How Do We Create Modern Homes Fit for Future Lifestyles?
Part 2 – Perceptions Create a Flexible Reality
We could refer to the widely used and somewhat tired expression that size isn’t everything and that the best things come in small packages. However, when it comes to organising our lives and keeping a convivial atmosphere in the home, there is definitely a case for bigger is better.
Most new home owners in the last 10 years have grumbled about not having sufficient space to fit in all of their furniture and over a third said they didn’t even have enough room to have friends over for dinner.
Compared with many of our global neighbours, the British public have a point. When it comes to the international league of house sizes, the UK is definitely languishing in the relegation zone. In fact, the average British home is only two thirds the size of the average home in the densely populated Netherlands and less than a third the size of its American equivalent.
Maybe it is time to consider a different approach.
Actually many home owners have already taken action to address space issues. Many period homes have tiny kitchens that few of us can bear and separate dining rooms are now widely viewed as a rather quaint relic, a bit like a scullery or separate w.c. Across the country, these homes are being internally remodelled or extended in vast numbers to try and shape them to a form fit for modern ‘open plan’ living. The kitchen has become the central show-space with open plan dining and living areas. This has also become the trend in new homes as it plays into three other key factors: energy, environment and lifestyle.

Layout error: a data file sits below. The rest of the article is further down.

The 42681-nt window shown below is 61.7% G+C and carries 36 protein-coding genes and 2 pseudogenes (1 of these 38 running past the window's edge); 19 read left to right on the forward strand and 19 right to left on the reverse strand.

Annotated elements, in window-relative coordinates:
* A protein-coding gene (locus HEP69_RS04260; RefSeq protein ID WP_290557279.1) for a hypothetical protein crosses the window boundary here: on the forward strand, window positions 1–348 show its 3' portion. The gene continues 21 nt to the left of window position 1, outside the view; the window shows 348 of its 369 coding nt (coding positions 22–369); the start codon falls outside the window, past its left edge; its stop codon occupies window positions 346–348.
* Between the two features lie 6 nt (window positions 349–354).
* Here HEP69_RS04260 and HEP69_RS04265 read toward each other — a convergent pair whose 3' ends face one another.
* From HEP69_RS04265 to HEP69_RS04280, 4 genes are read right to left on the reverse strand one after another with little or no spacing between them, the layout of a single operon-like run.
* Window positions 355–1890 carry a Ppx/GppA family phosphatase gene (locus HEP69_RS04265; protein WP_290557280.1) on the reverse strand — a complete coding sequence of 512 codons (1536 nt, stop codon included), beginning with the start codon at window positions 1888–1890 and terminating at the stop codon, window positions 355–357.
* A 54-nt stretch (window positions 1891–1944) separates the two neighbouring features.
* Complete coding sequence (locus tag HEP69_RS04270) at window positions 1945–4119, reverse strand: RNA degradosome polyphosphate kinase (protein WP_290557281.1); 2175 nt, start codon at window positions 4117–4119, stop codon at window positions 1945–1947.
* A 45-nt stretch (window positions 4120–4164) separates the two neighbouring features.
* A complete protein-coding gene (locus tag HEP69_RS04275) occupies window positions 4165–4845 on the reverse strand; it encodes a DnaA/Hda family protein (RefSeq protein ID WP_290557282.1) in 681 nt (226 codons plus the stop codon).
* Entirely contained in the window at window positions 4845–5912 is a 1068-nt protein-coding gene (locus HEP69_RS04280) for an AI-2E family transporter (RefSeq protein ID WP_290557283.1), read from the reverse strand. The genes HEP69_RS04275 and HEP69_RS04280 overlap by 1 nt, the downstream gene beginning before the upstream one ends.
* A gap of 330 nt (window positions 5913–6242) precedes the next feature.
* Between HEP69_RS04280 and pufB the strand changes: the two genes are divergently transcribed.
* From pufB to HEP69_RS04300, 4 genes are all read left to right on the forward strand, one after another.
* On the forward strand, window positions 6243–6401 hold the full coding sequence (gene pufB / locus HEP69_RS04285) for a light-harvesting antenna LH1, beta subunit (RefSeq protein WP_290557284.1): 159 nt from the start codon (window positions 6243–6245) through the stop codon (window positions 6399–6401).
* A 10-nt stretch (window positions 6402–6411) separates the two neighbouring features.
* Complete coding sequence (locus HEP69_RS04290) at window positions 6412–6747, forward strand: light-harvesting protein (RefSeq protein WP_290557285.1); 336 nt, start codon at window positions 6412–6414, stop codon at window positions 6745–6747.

So, whilst our homes may not technically be getting larger, creating a perception of space and utilising what we have in a more creative way, is the way forward.
As this trend filters through, it will impact how we assess homes. Priority will be given to space and storage provision and instead of measuring by the number of bedrooms we will focus more on square meterage. But perhaps we need to invent another measure though, one that emphasises the value of the space rather than just the amount.
The true assessment of space is more about how it is used and perceived rather than just the specific physical measurement, particularly in the context of our changing, busier, digital lifestyles. The need for combining functions such as monitoring the children while cooking, helping with homework whilst eating breakfast, checking emails and keeping abreast of the news whatever we are doing, has become a priority. The impact of technology in last 10 years means that in our homes we need to be able to cope with the concept of living in a 24/7 culture.
Rooms in the 1970’s were clearly defined boxes with each space designated to specific activities. Over the decades the concept of through rooms developed and now we have homes where interaction and control takes place on tablets in the kitchen, living rooms and bedrooms.
The layout of the modern home needs to be fluid and dynamic and be a ‘human home hub’ for study, eating, cooking and play. Therefore measurement of space has to go hand in hand with its value in terms of practical, life-style usability.
Perhaps we need to define a set of criteria that will enable us to assess the Practical Lifestyle Usability Meterage (or PLUM for short!).
More ponderings to follow – Part 3 – Morphing, Maintenance and Mathematics